In the absence of a final, "paradisal" vision, however (unless we accept that discussed in chapter 8), there is one pilgrim's tale that, like the Geryon episode in Inferno XVI and XVII, epitomizes the allegorical quest for the human image in—supreme Chaucerian irony!—a beast fable, and does so by erasing the traditional theological and other distinctions between the animal and the human. I discuss the Nun's Priest's Tale, to which I am of course referring, by way of concluding my consideration of allegory in chapter 3.
In the next chapter I deal with what I call "epic theater" as a complement to or realization of the allegorical plot. The theatrical has been recognized as part of epic tradition ever since Aristotle praised Homer for the dramatic-mimetic character of his poems, and in its general structure the Comedy conforms to epic tradition both in the way the work functions as a cosmic theater and in the way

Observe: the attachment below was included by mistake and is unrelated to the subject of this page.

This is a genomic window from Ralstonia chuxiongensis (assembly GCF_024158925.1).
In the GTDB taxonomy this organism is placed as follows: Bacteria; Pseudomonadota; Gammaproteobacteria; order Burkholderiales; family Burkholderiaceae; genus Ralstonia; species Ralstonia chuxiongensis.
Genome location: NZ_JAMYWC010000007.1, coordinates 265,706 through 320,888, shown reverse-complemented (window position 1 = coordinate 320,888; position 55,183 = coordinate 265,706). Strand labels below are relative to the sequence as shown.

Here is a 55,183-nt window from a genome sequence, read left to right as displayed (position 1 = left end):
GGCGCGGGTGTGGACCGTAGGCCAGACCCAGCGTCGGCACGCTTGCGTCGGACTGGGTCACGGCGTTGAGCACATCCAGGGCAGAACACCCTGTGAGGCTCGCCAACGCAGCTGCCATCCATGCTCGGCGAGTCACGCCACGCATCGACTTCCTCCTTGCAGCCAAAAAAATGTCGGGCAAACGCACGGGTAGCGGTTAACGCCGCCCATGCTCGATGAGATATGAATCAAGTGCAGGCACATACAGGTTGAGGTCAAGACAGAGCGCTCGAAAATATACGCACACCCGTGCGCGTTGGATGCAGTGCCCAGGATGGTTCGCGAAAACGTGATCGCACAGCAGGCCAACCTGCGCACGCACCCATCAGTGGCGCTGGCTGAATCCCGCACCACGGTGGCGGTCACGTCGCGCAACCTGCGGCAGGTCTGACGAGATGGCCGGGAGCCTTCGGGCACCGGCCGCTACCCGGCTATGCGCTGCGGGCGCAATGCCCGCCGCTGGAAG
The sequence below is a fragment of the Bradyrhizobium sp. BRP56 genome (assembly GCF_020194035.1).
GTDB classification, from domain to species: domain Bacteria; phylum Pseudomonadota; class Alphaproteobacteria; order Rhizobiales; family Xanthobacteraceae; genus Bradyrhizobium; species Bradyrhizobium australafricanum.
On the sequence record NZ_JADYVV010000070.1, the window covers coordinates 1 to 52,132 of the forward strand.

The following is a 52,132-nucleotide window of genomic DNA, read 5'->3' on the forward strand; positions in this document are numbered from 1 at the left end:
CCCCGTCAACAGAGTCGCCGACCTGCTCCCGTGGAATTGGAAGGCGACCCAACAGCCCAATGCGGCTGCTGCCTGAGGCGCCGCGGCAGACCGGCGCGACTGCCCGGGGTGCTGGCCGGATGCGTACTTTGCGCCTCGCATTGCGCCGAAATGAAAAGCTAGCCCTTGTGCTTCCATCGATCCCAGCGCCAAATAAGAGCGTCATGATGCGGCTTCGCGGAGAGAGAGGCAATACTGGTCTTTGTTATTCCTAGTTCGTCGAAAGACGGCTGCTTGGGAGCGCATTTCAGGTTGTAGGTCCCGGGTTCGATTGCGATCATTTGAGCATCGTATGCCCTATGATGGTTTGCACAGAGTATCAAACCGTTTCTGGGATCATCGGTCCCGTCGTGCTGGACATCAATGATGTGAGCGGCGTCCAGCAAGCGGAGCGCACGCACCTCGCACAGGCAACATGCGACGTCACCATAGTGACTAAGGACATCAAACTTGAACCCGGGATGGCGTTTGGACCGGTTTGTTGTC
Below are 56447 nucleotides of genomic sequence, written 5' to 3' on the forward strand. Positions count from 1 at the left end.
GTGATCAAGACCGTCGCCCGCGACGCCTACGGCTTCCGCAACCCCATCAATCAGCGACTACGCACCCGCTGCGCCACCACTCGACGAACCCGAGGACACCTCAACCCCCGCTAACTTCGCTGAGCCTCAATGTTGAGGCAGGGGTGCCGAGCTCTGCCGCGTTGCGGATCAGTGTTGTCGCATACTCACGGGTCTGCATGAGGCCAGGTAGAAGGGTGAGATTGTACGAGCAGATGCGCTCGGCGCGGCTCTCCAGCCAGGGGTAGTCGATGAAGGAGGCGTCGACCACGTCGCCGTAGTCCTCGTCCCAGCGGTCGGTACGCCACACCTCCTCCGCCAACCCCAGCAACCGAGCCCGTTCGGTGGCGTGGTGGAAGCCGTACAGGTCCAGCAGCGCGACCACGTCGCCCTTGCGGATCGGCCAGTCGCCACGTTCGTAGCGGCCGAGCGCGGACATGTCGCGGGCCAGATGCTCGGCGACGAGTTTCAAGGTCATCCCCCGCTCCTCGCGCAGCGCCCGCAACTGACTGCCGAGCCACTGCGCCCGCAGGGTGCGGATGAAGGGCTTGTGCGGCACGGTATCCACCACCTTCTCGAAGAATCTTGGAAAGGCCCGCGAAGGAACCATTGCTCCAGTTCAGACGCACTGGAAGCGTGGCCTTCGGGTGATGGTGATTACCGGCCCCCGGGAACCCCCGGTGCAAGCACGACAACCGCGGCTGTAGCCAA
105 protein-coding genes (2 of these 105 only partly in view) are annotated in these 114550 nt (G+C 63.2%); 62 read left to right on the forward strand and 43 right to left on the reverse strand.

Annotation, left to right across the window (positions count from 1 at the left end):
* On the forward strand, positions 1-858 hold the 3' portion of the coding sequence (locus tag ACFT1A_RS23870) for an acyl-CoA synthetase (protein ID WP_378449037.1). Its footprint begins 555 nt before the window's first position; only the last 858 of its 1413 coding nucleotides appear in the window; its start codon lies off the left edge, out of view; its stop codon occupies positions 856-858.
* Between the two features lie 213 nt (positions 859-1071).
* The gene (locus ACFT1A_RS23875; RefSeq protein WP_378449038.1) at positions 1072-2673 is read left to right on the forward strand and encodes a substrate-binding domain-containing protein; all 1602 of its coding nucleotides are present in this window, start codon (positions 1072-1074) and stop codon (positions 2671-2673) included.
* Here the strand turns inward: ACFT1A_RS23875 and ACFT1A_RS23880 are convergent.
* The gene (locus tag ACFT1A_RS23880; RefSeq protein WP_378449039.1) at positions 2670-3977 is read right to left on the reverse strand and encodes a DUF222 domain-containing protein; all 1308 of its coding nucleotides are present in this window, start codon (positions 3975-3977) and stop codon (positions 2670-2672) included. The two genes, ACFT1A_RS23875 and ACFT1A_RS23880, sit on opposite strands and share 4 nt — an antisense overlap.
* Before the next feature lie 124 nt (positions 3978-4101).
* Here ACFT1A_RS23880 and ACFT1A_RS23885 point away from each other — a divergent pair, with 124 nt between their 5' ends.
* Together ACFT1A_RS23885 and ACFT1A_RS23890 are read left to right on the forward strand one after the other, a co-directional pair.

the Poet "stages" his narration of many of the poem's scenes as well as his own role in relation to the reader. As for the cosmic theater, it is suggested by the celestial amphitheater in the Paradiso, where the blessed are pictured as the privileged spectators of what goes on in the world.
Except in the Knight's Tale, and to an extent in the Merchant's Tale, where the pagan gods are the witnesses of earthly affairs as they are in classical epic, The Canterbury Tales lacks a properly cosmic theater. Instead, it transfers its primary epic theater to earth, once again to the road to Canterbury. There it has, furthermore, the improvised, spontaneous character of much medieval theater: the Host does act in his self-appointed role as master of ceremonies, but his control is partial at best, and one tale-telling performance often seems, unpredictably, to generate another. And for the pilgrims themselves the tale-telling is their adventure, involving unforeseeable risks, and as such it parallels the quest on which Dante's Pilgrim sets out from the selva oscura .